Iran’s threat is against all of us, not just Israel
Prime Minister Netanyahu was invited to speak to a joint session of Congress about the importance of furthering sanctions against Iran.
Accepting the invitation is a colossal mistake. I urge the prime minister to just say “No thank you.”
My counsel is not based on the timing of the upcoming Israeli elections and the visual affect of the incumbent prime minister standing before Israel’s most valuable ally and its elected leadership.
My counsel is not based on the role of pawn the prime minister might play, used by Republican Congressional leadership against a Democratic president.
My counsel is not based on the poor timing of the invitation, which was extended and accepted just hours after the State of the Union address, and broke with White House protocol.
My counsel is based on one simple, critical, and undeniable fact: Iran sanctions are in the United States best interest. We do not need a leader of a foreign country to come to United States to tell Congress the benefits of enacting these sanctions. While it is true, these sanctions help the United States and all of its citizens. De facto, that helps Israel, and all of America’s allies.
Do we want Angela Merkel standing before our elected officials explaining how best to deal with immigration, or Francoise Hollande describing the best vehicle to stop terror? Our countries are and should remain staunch allies. We should learn and grow and even challenge each other. Still, our legislation should not appear to be decided upon solely by our allies’ interests, not our own benefits. That is a very dangerous card to play.
Legislation that benefits America’s interests is paramount. Let me be unambiguous. Sanctions on Iran are critical and vital to America’s interests. Allow me to repeat that: Sanctions on Iran are critical and vital to America’s interests.
Iran’s achieving nuclear capability would be an irrevocable catastrophe that must be stopped. A nuclear bomb in Iran’s hands would pose imminent threats to every Western value-based country. This includes Germany, Great Britain, Ireland, France, Spain, Portugal, Sweden, Norway, Denmark, Brussels, all of which are within arms’ reach of Iran, as well as Canada, Mexico, and the United States.
If Iran were to become a nuclear-capable country, it would undermine all of the non-proliferation treaties and progress that has been made through years of hard negotiations. These treaties were brokered to dismantle the threat of annihilation by other countries. Is that a place toward which we want to return? Has the frostbite of the Cold War thawed in our memories?
Inevitably, with growing tensions between Sunni and Shiite countries, Iran’s obtaining a nuclear bomb would stoke an arms race in the Middle East. Saudi Arabia, Egypt, perhaps even oil-rich Qatar and Kuwait all would follow suit, with bombs of their own. The Middle East is a dangerous and volatile neighborhood. In what is a very cold winter following an unsettling Arab spring, the idea of rogue militia-based governments with the ability to put their fingers on the button is terrifying to the entire world.
Iran is one of 13 countries that comprise the council of OPEC – the Organization of Petroleum Exporting Countries. This group of 13, almost all of them Arab countries, is responsible for more than 40 percent of the world’s oil. If one of those countries had nuclear capabilities, it could hold the world hostage on oil prices. Under $2 a gallon is a wonderful reprieve these days. However, imagine $7.50 a gallon just because Iran has the muscle to enforce price gouging and no one country could stand up to it.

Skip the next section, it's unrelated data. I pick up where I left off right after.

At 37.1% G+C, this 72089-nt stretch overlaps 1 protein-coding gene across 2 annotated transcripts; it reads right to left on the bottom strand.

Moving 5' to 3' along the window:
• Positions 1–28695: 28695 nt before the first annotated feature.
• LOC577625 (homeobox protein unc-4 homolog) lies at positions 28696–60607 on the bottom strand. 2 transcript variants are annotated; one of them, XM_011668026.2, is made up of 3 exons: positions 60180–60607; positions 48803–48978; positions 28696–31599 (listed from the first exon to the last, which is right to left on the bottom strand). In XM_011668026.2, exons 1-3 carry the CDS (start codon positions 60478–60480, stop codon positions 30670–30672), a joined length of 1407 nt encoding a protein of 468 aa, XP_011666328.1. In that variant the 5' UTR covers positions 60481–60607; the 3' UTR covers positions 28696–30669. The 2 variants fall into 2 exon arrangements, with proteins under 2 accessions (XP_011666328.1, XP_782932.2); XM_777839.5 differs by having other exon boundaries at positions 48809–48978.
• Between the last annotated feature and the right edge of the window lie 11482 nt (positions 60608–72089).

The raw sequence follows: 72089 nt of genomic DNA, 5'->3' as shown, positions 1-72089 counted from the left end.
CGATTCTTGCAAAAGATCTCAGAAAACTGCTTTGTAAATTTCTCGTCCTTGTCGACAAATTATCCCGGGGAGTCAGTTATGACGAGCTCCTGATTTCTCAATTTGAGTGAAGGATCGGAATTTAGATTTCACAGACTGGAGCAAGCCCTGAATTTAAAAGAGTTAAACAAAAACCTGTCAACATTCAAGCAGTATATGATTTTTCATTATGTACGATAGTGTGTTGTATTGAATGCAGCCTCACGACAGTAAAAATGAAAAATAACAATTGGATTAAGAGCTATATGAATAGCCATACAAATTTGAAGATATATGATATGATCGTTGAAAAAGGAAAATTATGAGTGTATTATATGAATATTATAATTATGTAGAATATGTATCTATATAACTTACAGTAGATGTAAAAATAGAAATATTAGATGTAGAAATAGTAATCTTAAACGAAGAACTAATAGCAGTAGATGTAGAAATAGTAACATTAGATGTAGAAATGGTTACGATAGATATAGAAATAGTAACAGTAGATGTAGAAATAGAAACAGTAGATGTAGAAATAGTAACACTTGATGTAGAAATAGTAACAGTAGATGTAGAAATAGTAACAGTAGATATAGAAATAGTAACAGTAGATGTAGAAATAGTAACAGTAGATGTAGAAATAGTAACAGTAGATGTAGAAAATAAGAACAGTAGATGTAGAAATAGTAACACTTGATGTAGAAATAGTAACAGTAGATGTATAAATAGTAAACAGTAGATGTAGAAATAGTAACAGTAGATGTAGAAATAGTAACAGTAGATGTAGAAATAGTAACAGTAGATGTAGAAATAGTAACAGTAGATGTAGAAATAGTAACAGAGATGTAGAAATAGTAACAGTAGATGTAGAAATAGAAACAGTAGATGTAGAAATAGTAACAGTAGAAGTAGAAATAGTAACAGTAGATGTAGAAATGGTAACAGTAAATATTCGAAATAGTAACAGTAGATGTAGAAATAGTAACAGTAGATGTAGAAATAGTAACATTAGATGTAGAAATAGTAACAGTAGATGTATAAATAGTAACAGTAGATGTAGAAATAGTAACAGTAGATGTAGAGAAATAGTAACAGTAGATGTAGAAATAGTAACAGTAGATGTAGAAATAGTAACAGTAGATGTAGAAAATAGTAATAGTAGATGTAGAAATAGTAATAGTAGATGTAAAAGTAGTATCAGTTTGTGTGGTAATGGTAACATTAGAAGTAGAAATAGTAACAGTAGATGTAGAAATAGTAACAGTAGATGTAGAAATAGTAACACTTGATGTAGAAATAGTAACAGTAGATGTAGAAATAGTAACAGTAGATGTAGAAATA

When Iraq invaded Kuwait in 1990 it wanted to capture more oil fields and simply get richer. America and Israel stopped that from happening: America by sending troops and letting Saddam Hussein know that the world would not sit idly by for his audacious thievery. Israel is to be applauded for secretly bombing the nuclear reactor at Ossirik, Iraq, 10 years earlier. I am not a fortune teller, but I am pretty sure that were Iraq to have had a nuclear bomb the allied countries’ response in 1990 would have been dramatically more timid. Kuwait might have fallen to Iraq and gas prices would have soared while Saddam would have built more palaces. Thankfully, that was thwarted. Do we want to make the same mistake again?
Iran is the largest sponsor of world terror. Iran is a source of funds and weaponry to Hamas and Hezbollah, two terrorist organizations operating in Gaza and Lebanon, respectively. Its fingerprints are linked to the AMIA bombing in Argentina, where more than 65 people were murdered. Iran even offers compensation to surviving families whose children murdered Israeli civilians. Should we allow the neighborhood bully to upgrade its artillery? Logic tells me such a bully would create exponentially more crime.
The current iteration of the Kirk-Menendez bill should be signed by all members of the U.S. Senate in a demonstration of bipartisan support. The proposed bill is prospective. That means it only takes effect if the negotiations with Iran fail. In essence, it holds the Iranians’ feet to the fire at the negotiation table. Should they stall or walk away, the U.S. government need not go through the time-consuming exercises of drafting and voting on sanctions, while Iran spins its centrifuges.
Sanctions against Iran must happen for all these reasons – and many more. If we make it appear that we are making the sanctions solely or even primarily for Israel’s sake it is a dangerous optical illusion.
So, Mr. Prime Minister, just say ‘No, thank you’ to the gracious invitation. If you are victorious in the coming elections, come back to address Congress and thank its members for our special, unique, and shared value-based relationship.